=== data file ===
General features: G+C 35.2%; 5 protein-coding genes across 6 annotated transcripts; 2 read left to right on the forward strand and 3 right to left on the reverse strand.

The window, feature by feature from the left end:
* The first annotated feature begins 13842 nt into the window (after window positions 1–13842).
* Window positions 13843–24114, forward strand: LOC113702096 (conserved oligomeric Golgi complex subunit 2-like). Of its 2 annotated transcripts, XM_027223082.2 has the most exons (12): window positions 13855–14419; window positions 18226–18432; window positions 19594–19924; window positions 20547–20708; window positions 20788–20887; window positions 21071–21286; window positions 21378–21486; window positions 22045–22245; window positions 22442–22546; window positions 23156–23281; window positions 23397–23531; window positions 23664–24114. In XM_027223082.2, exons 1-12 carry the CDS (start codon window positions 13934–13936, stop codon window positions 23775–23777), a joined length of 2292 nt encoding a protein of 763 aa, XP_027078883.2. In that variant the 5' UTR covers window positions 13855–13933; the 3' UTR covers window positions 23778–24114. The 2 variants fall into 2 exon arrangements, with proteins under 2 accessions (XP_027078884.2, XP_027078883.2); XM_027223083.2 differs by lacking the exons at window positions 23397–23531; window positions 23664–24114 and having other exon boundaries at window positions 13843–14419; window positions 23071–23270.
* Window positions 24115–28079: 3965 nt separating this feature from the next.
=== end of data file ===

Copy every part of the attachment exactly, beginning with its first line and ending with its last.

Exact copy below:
General features: G+C 35.2%; 5 protein-coding genes across 6 annotated transcripts; 2 read left to right on the forward strand and 3 right to left on the reverse strand.

The window, feature by feature from the left end:
* The first annotated feature begins 13842 nt into the window (after window positions 1–13842).
* Window positions 13843–24114, forward strand: LOC113702096 (conserved oligomeric Golgi complex subunit 2-like). Of its 2 annotated transcripts, XM_027223082.2 has the most exons (12): window positions 13855–14419; window positions 18226–18432; window positions 19594–19924; window positions 20547–20708; window positions 20788–20887; window positions 21071–21286; window positions 21378–21486; window positions 22045–22245; window positions 22442–22546; window positions 23156–23281; window positions 23397–23531; window positions 23664–24114. In XM_027223082.2, exons 1-12 carry the CDS (start codon window positions 13934–13936, stop codon window positions 23775–23777), a joined length of 2292 nt encoding a protein of 763 aa, XP_027078883.2. In that variant the 5' UTR covers window positions 13855–13933; the 3' UTR covers window positions 23778–24114. The 2 variants fall into 2 exon arrangements, with proteins under 2 accessions (XP_027078884.2, XP_027078883.2); XM_027223083.2 differs by lacking the exons at window positions 23397–23531; window positions 23664–24114 and having other exon boundaries at window positions 13843–14419; window positions 23071–23270.
* Window positions 24115–28079: 3965 nt separating this feature from the next.